The verdict: Redesigned on a new carbon-fiber-intensive platform, the 2016 BMW 750i full-size sedan drives like a smaller car, accelerates like a sports car and surrounds its occupants in uncompromising luxury.
Versus the competition: Full-size flagship sedans like the Lexus LS 460, Mercedes-Benz S-Class and Audi A8 emphasize a comfortable — if mostly unengaging — driving experience, but the redesigned 750i aims for the Jaguar XJ with its sporty, enthusiast-oriented driving manners.
Flagship luxury sedans are technological showcases for a brand, and that's certainly what the redesigned 7 Series is for BMW. From the things you can't see (like its weight-saving construction) to high-tech safety features (and dubious technology like gesture-based controls), the 7 Series shows BMW's latest thinking and gives us a peek at what might be in store for future versions of its other cars.
The 2016 7 Series is offered only in long-wheelbase form, and its overall length stretches to nearly 207 inches. The 740i is powered by a 320-horsepower, turbocharged 3.0-liter inline-six-cylinder engine, while the 750i features a 445-hp, turbocharged 4.4-liter V-8. Rear-wheel drive is standard on both models, and BMW's xDrive all-wheel-drive system is a $3,000 option. The all-wheel-drive 750i we tested had a starting price of $98,395, including a $995 destination charge, but optional features pushed its as-tested price to a heady $128,445.
Exterior & Styling
The 7 Series looks the part of a flagship luxury sedan, with its imposing size and low-slung proportions. The car has serious street presence. That said, its updated styling doesn't stray far from the design direction established by its predecessor. The most significant differences are in front; the headlights are narrower and BMW's signature twin-kidney grille is wider. Thinner taillights complement the restyled front end.
How It Drives
As BMWs have become more refined and luxurious in recent years, they've lost some of the qualities that made them favorites of driving enthusiasts, but the 750i reverses that trend for the brand's largest car. The 750i is about the same size as its predecessor, but the all-wheel-drive version's 4,610-pound curb weight is 190 pounds less than before. The lower curb weight comes through in the driving experience; the 750i feels nimble and not as big as its substantial dimensions. In this way, it's reminiscent of the Jaguar XJ, which is more engaging to drive than most full-size luxury sedans.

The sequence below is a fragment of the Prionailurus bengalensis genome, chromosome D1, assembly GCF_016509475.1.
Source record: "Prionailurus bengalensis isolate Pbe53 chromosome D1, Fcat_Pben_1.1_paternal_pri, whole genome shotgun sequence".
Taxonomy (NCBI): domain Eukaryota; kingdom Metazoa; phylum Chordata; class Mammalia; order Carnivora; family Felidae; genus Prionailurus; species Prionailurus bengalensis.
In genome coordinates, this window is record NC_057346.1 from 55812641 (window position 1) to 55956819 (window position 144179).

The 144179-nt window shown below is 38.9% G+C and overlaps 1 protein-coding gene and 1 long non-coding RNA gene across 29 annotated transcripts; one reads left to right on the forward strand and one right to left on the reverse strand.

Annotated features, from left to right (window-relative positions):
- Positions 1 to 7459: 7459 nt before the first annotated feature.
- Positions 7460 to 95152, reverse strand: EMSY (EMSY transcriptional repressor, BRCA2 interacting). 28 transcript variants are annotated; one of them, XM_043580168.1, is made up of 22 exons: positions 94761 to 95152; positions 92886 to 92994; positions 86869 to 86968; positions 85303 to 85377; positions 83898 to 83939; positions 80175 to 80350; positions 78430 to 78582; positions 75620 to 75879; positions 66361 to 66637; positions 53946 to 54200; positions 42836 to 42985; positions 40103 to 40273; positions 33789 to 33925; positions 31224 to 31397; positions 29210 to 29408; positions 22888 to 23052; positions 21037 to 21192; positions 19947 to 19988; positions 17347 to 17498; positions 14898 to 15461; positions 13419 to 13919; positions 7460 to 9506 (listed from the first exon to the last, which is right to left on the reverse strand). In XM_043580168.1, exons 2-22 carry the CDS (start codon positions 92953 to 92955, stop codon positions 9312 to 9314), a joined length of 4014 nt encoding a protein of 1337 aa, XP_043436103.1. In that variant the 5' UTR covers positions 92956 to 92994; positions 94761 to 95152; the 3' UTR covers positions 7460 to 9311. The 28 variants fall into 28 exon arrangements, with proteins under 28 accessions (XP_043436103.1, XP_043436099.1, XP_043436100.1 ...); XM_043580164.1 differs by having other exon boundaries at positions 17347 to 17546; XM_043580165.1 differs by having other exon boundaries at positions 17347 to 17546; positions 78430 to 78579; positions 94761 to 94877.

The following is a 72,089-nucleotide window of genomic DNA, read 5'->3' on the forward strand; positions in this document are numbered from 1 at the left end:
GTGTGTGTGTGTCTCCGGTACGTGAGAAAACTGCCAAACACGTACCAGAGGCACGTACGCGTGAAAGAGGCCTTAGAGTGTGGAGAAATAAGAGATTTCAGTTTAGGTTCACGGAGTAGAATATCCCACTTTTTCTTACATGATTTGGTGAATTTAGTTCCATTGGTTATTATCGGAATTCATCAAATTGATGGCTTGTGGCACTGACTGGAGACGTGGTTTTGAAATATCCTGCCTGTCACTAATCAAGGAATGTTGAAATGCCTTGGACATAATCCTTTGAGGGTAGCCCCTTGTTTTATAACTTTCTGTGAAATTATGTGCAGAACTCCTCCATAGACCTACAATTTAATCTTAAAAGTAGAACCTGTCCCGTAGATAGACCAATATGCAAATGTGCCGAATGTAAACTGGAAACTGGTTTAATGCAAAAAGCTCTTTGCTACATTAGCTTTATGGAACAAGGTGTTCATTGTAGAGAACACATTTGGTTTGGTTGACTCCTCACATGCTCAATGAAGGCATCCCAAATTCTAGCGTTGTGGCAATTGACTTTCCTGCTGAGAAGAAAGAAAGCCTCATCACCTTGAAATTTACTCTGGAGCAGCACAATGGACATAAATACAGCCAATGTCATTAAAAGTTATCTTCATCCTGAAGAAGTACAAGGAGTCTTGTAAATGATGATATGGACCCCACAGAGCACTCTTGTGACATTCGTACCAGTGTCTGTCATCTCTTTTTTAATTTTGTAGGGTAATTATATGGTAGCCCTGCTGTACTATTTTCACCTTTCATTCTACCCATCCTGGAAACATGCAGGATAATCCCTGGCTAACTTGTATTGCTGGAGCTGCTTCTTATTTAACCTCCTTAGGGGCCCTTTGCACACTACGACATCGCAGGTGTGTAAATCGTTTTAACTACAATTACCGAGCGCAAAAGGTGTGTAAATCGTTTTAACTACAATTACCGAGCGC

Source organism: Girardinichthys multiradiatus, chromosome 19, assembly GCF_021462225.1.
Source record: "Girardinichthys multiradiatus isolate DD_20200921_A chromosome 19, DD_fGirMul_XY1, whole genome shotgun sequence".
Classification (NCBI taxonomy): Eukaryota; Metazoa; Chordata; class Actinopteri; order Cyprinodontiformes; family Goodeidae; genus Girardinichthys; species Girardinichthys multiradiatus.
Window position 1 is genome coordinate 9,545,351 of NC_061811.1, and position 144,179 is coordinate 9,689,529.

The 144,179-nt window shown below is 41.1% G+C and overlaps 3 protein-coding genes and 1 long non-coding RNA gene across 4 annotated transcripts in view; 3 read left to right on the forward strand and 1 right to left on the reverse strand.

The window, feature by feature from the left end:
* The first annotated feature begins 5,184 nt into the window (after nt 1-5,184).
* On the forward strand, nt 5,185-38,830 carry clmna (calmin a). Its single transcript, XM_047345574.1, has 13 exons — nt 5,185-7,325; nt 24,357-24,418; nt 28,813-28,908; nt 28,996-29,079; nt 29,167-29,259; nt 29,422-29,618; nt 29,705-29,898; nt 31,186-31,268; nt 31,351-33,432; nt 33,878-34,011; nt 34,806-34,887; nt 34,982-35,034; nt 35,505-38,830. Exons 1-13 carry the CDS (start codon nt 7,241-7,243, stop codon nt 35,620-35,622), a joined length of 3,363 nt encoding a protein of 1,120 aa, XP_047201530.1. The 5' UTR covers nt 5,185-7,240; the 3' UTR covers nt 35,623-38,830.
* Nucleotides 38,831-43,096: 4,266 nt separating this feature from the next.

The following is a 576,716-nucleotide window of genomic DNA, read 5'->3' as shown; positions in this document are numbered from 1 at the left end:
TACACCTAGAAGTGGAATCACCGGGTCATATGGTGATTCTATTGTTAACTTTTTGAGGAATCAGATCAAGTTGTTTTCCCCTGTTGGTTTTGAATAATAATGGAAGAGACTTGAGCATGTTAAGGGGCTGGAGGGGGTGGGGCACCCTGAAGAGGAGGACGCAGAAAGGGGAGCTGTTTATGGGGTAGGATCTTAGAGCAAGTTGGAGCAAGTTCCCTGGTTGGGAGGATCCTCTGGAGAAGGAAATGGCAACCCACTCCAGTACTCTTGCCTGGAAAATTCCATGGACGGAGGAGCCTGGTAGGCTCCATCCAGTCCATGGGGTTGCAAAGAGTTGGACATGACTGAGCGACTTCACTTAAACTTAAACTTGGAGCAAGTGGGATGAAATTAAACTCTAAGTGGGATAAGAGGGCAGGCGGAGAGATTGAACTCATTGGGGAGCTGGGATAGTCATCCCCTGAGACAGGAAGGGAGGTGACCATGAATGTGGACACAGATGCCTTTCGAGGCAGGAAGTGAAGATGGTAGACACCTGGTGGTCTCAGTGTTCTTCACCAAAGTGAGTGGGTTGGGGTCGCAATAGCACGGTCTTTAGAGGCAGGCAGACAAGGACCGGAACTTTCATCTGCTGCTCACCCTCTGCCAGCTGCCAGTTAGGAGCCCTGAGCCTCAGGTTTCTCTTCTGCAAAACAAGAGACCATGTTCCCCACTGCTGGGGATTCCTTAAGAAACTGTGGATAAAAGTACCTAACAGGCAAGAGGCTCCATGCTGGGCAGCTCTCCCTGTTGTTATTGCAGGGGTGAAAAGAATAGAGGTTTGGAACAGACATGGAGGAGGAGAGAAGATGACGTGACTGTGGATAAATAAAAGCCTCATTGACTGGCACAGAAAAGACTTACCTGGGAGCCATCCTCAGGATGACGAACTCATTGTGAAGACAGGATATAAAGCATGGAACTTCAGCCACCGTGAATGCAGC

Our test car benefited from a $4,100 Autobahn package, which adds an active suspension and active steering. The active suspension includes adjustable anti-roll bars that allow additional suspension travel while driving straight and less travel when cornering to reduce body roll. Meanwhile, active steering can turn the rear wheels in the opposite or same direction as the front wheels depending on speed, to improve cornering performance and high-speed stability, respectively.
The all-wheel-drive 750i is also quick; BMW cites a zero-to-60-mph time of 4.3 seconds. Pressing the gas pedal part of the way down while cruising on the highway brings a quick downshift from the eight-speed automatic transmission and a surge of power for passing slower-moving traffic. Pushing the pedal all the way to the floor makes the hood rise as the car crouches over the rear wheels and lunges forward. It's impressive.
The sedan's size becomes more evident if you drive it hard through a corner, where body roll materializes, but I like how BMW has tuned the steering; it's direct and precise, and the wheel turns with a light touch. Steering feedback, however, is mostly absent, and I'd welcome some when the car is in Sport mode.
Besides Sport, there are also two Comfort modes, Comfort and Comfort Plus, as well as an Eco Pro mode. In Comfort, gas pedal response is gradual and the air suspension is more forgiving, allowing more body movement, while the engine stop-start system is at the ready. Sport increases gas pedal responsiveness, lowers ride height by 10 millimeters at high speeds, firms the suspension and adopts a more aggressive shift program. The drivetrain feels more eager in Sport, but BMW didn't go overboard with the mode's suspension tuning; you feel bumps a little more, but the ride isn't harsh, even with optional 20-inch wheels and low-profile tires.
The 750i takes premium gas, and its EPA-estimated fuel economy is 17/25/20 mpg city/highway/combined with rear-wheel drive and 16/25/19 mpg with all-wheel drive. The car's engine stop-start system is one of the more seamless I've tested. The engine starts quickly and smoothly when it's time to go again, and the feature was pretty active during my testing – even when stopped briefly at a stop sign. (If you prefer, you can deactivate the system by pressing a button below the push-button ignition.)
The 750i's cabin is finely crafted. The interior blends traditional luxury cues, like an optional stitched leather dashboard, with tech features, like a digital instrument panel and BMW's iDrive multimedia system with a 10.2-inch widescreen display.
It's also a comfortable place to let the miles pass by. The 20-way power front seats are big, comfortable and finished in leather, and they can be fitted with an optional massager.